Low Impact Workouts with Big Impact
Pilates: Considered a total body workout, pilates is a series of controlled movements that flow seamlessly into one another. Pilates can sometimes be confused with yoga, but while yoga is a slow practice focused on mobility and stretching, pilates focuses on functional strength.
- Promotes Posture: Beginning with building your core, pilates helps promote better posture that can prevent muscle tension from building up in the shoulders, back and legs from too much sitting.
- Builds Muscle: When you build muscle, the number of calories your body burns when resting also increases.
- Increases Mindfulness: Pilates encourages you to be mindful of your body’s limits and your breath while simultanously relieving tension and stress.
Plus, all you need is a mat! Although you can go to a studio and use a reformer, there are a variety of platforms that offer online pilates classes with a mat–you can even find free classes on YouTube.
- Cycling: For avid runners experiencing joint pain, cycling could be your next love. While cycling provides intensity and speed, it does so without causing stress to the joints. Furthermore, cycling helps build stronger leg muscles to support the joints, effectively decreasing joint discomfort long term.
Whether you want to take a ride outside or hop on a stationary bike in the comfort of your own home, the body receives similar benefits; increase your speed or resistance to torch more calories.
- Walking: Going for a walk is one of the most underrated exercises. Not only is walking easy on your knees, it can be done almost anywhere and in many instances it’s free! In order to make walking effective, you do need to put a little power behind it; sauntering around the neighborhood isn’t going to cut it. Work on engaging your legs, hips and abs to actively “push” the ground behind you. Bending your arms in a 90 degree angle and pumping them close to your body will help propel your body further.
If you’re walking on a treadmill, challenge yourself with interval training or with the viral 12-3-30 treadmill workout. Adjust your treadmill to an incline of 12 and speed 3.0 mph and get your blood pumping for 30 minutes. Fans of the 12-3-30 workout swear by it! If you’d rather pound the pavement with your pup, you’re in luck. Temperatures are starting to drop, making it one of the most beautiful times of year to enjoy the outdoors. Plan a route around your neighborhood or nearby park and challenge yourself with intermittent bursts of increased speed.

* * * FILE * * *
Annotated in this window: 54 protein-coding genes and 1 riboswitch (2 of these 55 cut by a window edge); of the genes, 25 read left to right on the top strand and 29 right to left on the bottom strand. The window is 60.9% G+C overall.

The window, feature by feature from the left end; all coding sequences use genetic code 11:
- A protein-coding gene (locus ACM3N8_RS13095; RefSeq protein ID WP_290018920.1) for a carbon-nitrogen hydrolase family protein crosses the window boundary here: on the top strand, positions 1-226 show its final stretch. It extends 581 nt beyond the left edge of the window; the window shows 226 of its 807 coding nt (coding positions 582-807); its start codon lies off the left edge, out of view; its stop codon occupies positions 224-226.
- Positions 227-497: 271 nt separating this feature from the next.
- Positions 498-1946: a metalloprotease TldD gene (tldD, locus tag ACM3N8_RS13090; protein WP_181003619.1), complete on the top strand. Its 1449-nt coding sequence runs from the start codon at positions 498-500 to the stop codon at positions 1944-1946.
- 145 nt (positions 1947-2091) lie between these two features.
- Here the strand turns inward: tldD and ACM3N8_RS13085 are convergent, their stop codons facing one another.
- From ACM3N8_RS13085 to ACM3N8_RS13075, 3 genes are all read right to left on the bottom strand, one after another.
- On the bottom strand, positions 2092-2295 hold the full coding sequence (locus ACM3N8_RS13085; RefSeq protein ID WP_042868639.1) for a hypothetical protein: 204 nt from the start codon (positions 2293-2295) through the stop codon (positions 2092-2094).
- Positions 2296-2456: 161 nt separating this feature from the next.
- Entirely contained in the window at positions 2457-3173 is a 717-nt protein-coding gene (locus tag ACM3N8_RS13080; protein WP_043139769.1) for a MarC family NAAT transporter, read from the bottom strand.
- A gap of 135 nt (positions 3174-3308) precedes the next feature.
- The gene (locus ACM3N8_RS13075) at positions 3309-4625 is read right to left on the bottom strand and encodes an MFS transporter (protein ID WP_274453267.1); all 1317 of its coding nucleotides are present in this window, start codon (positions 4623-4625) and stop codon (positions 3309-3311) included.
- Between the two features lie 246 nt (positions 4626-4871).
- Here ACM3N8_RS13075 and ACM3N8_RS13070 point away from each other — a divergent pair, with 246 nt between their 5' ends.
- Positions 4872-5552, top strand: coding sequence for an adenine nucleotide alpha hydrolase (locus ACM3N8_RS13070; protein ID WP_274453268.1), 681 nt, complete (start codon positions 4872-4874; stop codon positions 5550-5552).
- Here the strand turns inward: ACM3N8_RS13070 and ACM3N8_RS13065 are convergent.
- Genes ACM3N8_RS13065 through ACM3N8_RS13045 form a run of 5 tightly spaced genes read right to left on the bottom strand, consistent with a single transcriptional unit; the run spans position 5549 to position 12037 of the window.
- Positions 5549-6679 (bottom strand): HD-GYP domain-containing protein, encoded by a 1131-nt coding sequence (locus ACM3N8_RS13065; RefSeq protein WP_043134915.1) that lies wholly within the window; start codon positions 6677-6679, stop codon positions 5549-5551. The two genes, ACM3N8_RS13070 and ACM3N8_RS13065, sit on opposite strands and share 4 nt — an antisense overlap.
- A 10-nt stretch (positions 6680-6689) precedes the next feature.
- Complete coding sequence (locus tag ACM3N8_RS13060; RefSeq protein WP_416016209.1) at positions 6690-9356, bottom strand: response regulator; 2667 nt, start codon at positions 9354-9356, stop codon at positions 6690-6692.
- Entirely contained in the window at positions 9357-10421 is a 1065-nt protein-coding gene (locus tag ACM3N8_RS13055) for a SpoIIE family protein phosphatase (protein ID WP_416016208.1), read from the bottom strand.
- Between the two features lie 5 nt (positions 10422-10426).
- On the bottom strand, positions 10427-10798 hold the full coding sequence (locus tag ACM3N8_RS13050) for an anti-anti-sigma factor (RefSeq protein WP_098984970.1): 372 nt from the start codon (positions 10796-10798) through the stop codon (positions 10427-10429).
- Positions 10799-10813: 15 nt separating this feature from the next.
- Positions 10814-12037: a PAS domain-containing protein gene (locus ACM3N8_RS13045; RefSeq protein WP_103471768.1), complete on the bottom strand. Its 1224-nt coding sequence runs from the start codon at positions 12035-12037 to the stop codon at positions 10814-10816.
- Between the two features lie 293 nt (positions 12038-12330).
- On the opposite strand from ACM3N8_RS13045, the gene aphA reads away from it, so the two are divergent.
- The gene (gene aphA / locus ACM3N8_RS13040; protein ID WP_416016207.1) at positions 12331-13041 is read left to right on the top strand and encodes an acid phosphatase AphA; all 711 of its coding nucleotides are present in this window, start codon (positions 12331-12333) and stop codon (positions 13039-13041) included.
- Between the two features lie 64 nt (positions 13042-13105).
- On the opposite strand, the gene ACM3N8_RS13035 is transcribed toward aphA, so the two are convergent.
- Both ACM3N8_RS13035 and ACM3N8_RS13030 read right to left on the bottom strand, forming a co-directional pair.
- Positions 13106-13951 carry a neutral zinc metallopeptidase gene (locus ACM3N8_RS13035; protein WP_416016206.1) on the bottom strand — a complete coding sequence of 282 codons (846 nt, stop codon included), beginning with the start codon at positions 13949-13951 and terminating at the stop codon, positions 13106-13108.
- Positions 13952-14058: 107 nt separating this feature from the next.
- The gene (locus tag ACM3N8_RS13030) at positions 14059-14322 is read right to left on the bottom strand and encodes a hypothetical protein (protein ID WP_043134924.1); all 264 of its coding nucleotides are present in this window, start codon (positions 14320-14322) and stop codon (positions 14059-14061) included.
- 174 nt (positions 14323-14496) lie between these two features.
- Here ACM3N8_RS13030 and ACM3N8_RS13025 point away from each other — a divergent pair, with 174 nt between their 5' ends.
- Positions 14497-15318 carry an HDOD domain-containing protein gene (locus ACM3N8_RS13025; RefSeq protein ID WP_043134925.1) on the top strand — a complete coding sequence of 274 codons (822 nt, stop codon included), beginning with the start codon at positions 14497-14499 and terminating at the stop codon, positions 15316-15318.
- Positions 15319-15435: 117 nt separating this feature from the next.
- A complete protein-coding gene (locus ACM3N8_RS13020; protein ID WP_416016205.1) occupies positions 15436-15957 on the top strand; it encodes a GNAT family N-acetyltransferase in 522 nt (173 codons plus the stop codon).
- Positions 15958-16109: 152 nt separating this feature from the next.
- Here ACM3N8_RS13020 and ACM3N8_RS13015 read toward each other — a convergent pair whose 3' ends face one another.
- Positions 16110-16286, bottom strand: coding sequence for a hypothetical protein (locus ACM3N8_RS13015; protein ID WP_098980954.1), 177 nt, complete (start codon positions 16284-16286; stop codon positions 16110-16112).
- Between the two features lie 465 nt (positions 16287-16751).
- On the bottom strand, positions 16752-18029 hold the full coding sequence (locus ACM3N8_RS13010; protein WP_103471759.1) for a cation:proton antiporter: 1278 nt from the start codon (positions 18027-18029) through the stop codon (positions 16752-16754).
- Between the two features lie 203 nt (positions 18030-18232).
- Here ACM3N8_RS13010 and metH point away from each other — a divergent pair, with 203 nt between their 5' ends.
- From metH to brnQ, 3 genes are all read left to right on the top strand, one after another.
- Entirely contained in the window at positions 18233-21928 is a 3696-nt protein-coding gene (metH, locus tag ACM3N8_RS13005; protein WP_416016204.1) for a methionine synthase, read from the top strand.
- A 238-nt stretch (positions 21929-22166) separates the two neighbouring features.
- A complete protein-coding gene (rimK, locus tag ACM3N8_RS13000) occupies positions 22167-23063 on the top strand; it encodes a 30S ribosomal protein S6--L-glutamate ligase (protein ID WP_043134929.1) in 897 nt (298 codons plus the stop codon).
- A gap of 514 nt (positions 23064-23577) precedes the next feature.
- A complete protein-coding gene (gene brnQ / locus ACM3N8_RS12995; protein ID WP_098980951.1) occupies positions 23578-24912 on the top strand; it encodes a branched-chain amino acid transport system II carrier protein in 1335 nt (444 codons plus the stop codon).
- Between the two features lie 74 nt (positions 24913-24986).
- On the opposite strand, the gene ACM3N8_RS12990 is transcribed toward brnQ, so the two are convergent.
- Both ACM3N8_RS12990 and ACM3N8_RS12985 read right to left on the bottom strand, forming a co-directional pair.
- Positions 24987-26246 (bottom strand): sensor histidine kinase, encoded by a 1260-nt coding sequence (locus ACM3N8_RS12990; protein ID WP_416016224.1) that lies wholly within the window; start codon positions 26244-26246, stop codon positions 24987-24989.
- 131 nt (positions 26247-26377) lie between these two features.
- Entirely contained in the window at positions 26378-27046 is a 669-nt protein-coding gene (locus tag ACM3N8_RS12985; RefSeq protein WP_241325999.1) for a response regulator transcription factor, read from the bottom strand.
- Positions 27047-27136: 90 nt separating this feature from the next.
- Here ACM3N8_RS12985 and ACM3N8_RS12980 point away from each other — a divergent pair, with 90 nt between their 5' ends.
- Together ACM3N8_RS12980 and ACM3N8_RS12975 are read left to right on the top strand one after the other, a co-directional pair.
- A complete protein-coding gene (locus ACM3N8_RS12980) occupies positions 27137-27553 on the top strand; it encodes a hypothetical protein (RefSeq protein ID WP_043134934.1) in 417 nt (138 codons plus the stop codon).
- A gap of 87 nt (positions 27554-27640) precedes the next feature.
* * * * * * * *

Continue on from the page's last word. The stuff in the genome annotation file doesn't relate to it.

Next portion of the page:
- Swimming/Water Aerobics: Although your feet aren’t technically on the ground, swimming is considered a low impact workout because the buoyancy of the water holds up your body. Swimming and water aerobics are an incredible workout because they work your entire body, boost your cardio, and put absolutely no pressure on your joints. The best part is, you don’t have to be the next Michael Phelps to see results! According to Mayo Clinic, a 160-pound person can burn up to 423 calories in an hour swimming at a light or moderate pace.
- Clifton, Tamera and Davis, Nicole. “5 Fat-Burning Low Impact Exercises That Won’t Kill Your Knees.” Healthline. 2022. https://www.healthline.com/health/fitness-exercise/low-impact-exercises#5.-Go-for-a-skate
- Taylor, Marygrace. “The Ultimate Guide to Low-Impact Exercise for Weight Loss.” Livestrong. 2021.
Rose, Alexandra. “The Cortisol Creep: Is HIIT Stressing You Out?” Healthline. 2021.
- McCallum, Katie. “5 Benefits of Pilates That Might Convince You to Add It to Your Workout Regimen.” Houston Methodist. 2022. https://www.houstonmethodist.org/blog/articles/2022/feb/5-benefits-of-pilates-that-might-convince-you-to-add-it-to-your-workout-regimen/